With many students in the midst of their hunt for a summer job or internship, the Career Development Center held a discussion Thursday night to prepare those entering the professional world for one of the most dreaded endeavors of job hunting: the interview.
“Students definitely need to work on their interviewing skills,” said Francis Borrego, a career counselor from the CDC. “Résumés and cover letters already get you a job interview, and it’s in the interview itself where you’re actually going to earn the position.”
Borrego talked about three important questions that interviewers want to know: Can you do the job? Are you passionate about the work? Are you a good fit for the organization? Responses to these questions, Borrego said, should be between 60 and 120 seconds.
Employers expect their candidates to be knowledgeable about their company, according to Borrego.
“Commonly what we hear from a lot of employers is that they’re not familiar with the company they are applying to,” Borrego said. “So one part of the interview process is doing your research in terms of the position your applying to and the company you’re applying to.”
A common question that interviewers ask is the open-ended, “Tell me about yourself.”
Kelly Brant, a graduate assistant in the Career Development Center, said that the goal is to answer this question professionally and to tell employers why you are right for their company. The question should not be answered as if you are on Match.com, Brant said.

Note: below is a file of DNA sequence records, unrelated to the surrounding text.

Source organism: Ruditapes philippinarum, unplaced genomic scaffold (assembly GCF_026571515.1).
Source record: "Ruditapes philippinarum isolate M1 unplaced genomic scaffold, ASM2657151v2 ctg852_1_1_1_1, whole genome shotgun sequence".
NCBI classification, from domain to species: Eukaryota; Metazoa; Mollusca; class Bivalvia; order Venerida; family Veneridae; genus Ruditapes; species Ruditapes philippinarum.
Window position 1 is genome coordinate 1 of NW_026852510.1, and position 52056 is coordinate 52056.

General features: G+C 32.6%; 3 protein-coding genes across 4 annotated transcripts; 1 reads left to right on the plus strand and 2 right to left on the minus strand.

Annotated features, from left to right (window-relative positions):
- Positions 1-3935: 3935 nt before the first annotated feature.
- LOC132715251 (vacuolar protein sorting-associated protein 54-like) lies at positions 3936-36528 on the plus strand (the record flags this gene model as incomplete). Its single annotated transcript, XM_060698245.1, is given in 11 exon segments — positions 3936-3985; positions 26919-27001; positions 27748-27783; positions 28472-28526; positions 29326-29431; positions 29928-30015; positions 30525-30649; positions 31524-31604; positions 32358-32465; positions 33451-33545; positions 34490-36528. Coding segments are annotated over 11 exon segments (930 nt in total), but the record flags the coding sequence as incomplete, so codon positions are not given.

Another common question is, “What are your strengths and weaknesses?” To answer this question, presenters advised students to use the STAR technique: Situation, Task, Action, Result. This technique uses personal anecdotes to put a positive spin on a weakness.
According to Borrego, employers want to know that interviewees are self-aware and have assessed their own skills.
The CDC offers interview preparation services like the mock interview program, which students can apply for through eRecruiting, and a book with potential questions that employers may ask.
“These info sessions are extremely helpful,” said Moushumi Dhar, a senior double-majoring in English and economics. “I was actually jotting down notes as they were going along each point. I actually wrote down answers that I would reply if asked the question.”
Sam Weisman, a junior double-majoring in psychology and human development, said the handouts from the presentation were helpful.
“I especially liked the packets they gave out and how they went over different types of interviews like the phone interview, the Skype interview and in-person interview,” Weisman said.
CDC presenters stressed that enthusiasm, confidence and preparedness are elements of a successful interview.
“A lot of interviewing is about self confidence,” Borrego said. “You need to be relaxed and open.”